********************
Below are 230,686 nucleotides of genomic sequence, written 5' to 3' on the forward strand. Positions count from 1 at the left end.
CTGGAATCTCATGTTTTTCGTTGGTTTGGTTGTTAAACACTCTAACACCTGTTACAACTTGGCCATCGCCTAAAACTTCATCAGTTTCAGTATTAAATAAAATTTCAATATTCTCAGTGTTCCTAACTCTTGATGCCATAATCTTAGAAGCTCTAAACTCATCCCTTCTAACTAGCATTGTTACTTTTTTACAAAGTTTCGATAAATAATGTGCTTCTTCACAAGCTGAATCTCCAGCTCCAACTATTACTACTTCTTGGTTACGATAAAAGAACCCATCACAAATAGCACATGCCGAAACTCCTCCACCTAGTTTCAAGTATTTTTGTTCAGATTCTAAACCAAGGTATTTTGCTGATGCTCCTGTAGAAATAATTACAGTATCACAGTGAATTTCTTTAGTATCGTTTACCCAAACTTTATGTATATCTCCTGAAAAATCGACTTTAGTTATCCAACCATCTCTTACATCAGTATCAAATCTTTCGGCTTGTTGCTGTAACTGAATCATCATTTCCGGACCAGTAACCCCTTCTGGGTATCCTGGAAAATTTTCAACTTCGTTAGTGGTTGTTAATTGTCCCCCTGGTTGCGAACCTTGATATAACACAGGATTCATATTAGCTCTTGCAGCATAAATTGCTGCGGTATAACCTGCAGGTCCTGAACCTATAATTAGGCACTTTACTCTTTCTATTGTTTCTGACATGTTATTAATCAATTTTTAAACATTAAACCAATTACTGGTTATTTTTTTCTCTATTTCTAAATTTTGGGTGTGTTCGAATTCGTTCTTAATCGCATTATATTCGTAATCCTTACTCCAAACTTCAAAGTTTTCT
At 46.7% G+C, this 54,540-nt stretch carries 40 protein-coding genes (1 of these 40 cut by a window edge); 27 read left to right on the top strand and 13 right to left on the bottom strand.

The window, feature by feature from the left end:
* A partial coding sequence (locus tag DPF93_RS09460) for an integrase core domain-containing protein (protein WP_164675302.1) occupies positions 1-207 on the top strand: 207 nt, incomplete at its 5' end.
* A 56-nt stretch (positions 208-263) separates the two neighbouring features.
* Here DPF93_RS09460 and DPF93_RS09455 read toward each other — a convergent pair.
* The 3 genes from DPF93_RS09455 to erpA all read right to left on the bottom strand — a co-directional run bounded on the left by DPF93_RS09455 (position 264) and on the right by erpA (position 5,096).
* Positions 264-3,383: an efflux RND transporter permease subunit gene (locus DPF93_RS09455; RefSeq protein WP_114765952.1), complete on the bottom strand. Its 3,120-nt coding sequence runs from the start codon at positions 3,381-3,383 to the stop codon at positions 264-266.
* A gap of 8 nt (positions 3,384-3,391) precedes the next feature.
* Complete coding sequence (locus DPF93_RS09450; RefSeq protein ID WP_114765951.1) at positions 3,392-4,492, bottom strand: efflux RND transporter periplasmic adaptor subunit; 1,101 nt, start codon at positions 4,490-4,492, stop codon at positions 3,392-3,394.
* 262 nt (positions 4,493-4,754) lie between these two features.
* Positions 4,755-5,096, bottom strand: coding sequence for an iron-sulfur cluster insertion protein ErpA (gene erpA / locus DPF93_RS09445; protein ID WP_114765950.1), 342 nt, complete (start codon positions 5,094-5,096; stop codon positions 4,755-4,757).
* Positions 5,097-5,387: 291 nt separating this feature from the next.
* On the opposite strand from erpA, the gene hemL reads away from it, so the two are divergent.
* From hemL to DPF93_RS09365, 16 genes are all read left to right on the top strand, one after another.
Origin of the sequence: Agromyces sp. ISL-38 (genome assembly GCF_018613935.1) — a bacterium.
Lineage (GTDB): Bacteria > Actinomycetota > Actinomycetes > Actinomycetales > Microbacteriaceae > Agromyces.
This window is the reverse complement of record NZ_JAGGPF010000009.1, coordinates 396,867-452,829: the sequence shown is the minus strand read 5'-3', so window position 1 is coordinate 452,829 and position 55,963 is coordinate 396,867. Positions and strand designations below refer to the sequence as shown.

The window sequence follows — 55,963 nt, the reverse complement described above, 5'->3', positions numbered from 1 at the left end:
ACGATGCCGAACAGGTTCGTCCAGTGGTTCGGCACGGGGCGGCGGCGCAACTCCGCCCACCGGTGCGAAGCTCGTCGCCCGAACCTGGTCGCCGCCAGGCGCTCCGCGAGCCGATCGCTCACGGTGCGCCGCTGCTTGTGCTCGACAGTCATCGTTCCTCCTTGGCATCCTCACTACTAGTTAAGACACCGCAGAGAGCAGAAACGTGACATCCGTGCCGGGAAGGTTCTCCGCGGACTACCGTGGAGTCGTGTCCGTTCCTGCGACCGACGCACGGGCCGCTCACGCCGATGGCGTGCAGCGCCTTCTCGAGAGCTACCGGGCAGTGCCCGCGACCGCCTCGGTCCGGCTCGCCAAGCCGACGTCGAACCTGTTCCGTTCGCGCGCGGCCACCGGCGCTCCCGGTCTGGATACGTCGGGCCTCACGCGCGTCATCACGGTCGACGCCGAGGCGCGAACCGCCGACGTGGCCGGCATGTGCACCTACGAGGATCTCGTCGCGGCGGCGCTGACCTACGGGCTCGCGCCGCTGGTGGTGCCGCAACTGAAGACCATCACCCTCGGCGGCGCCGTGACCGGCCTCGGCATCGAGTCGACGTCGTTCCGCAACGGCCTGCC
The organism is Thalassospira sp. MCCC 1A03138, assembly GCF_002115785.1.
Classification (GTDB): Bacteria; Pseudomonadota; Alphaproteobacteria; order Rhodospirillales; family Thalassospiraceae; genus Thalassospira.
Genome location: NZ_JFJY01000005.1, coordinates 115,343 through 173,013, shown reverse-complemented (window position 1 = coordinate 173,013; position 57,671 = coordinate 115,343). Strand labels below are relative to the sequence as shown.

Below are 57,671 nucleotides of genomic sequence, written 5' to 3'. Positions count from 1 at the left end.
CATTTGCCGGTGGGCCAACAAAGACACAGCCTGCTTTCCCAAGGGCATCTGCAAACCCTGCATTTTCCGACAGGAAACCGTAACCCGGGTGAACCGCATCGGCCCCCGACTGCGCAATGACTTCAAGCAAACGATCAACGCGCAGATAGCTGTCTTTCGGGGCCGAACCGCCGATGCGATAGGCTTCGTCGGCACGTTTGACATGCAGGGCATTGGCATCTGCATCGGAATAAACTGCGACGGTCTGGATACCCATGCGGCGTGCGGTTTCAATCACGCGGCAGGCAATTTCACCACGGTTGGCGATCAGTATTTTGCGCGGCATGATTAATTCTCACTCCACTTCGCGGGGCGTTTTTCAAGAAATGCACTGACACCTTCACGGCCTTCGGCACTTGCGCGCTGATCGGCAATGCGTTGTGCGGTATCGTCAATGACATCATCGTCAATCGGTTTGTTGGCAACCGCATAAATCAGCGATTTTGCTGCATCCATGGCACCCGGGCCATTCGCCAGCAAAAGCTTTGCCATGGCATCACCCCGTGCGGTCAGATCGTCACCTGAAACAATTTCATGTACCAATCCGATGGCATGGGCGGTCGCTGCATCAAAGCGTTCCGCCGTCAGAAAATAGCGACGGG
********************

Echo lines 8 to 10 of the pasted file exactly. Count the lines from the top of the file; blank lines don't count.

* The 3 genes from DPF93_RS09455 to erpA all read right to left on the bottom strand — a co-directional run bounded on the left by DPF93_RS09455 (position 264) and on the right by erpA (position 5,096).
* Positions 264-3,383: an efflux RND transporter permease subunit gene (locus DPF93_RS09455; RefSeq protein WP_114765952.1), complete on the bottom strand. Its 3,120-nt coding sequence runs from the start codon at positions 3,381-3,383 to the stop codon at positions 264-266.
* A gap of 8 nt (positions 3,384-3,391) precedes the next feature.